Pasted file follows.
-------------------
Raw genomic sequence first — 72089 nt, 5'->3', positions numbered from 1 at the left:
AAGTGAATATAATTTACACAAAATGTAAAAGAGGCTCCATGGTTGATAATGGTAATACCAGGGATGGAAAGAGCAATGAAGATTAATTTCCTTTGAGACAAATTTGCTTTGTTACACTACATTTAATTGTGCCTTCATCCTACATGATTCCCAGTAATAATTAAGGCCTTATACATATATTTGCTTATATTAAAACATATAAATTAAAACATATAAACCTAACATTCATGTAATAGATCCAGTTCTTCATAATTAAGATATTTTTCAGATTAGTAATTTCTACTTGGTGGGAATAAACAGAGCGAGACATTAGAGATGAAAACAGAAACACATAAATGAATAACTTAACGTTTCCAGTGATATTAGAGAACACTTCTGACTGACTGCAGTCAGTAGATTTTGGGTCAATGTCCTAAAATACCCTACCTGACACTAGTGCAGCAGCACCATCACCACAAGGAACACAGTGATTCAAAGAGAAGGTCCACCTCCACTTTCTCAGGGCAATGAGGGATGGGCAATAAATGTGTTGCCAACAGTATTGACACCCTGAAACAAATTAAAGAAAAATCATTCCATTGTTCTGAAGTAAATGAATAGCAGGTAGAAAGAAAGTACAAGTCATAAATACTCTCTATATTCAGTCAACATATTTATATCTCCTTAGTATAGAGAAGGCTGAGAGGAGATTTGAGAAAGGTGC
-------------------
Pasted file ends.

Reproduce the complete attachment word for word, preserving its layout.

Raw genomic sequence first — 72089 nt, 5'->3', positions numbered from 1 at the left:
AAGTGAATATAATTTACACAAAATGTAAAAGAGGCTCCATGGTTGATAATGGTAATACCAGGGATGGAAAGAGCAATGAAGATTAATTTCCTTTGAGACAAATTTGCTTTGTTACACTACATTTAATTGTGCCTTCATCCTACATGATTCCCAGTAATAATTAAGGCCTTATACATATATTTGCTTATATTAAAACATATAAATTAAAACATATAAACCTAACATTCATGTAATAGATCCAGTTCTTCATAATTAAGATATTTTTCAGATTAGTAATTTCTACTTGGTGGGAATAAACAGAGCGAGACATTAGAGATGAAAACAGAAACACATAAATGAATAACTTAACGTTTCCAGTGATATTAGAGAACACTTCTGACTGACTGCAGTCAGTAGATTTTGGGTCAATGTCCTAAAATACCCTACCTGACACTAGTGCAGCAGCACCATCACCACAAGGAACACAGTGATTCAAAGAGAAGGTCCACCTCCACTTTCTCAGGGCAATGAGGGATGGGCAATAAATGTGTTGCCAACAGTATTGACACCCTGAAACAAATTAAAGAAAAATCATTCCATTGTTCTGAAGTAAATGAATAGCAGGTAGAAAGAAAGTACAAGTCATAAATACTCTCTATATTCAGTCAACATATTTATATCTCCTTAGTATAGAGAAGGCTGAGAGGAGATTTGAGAAAGGTGC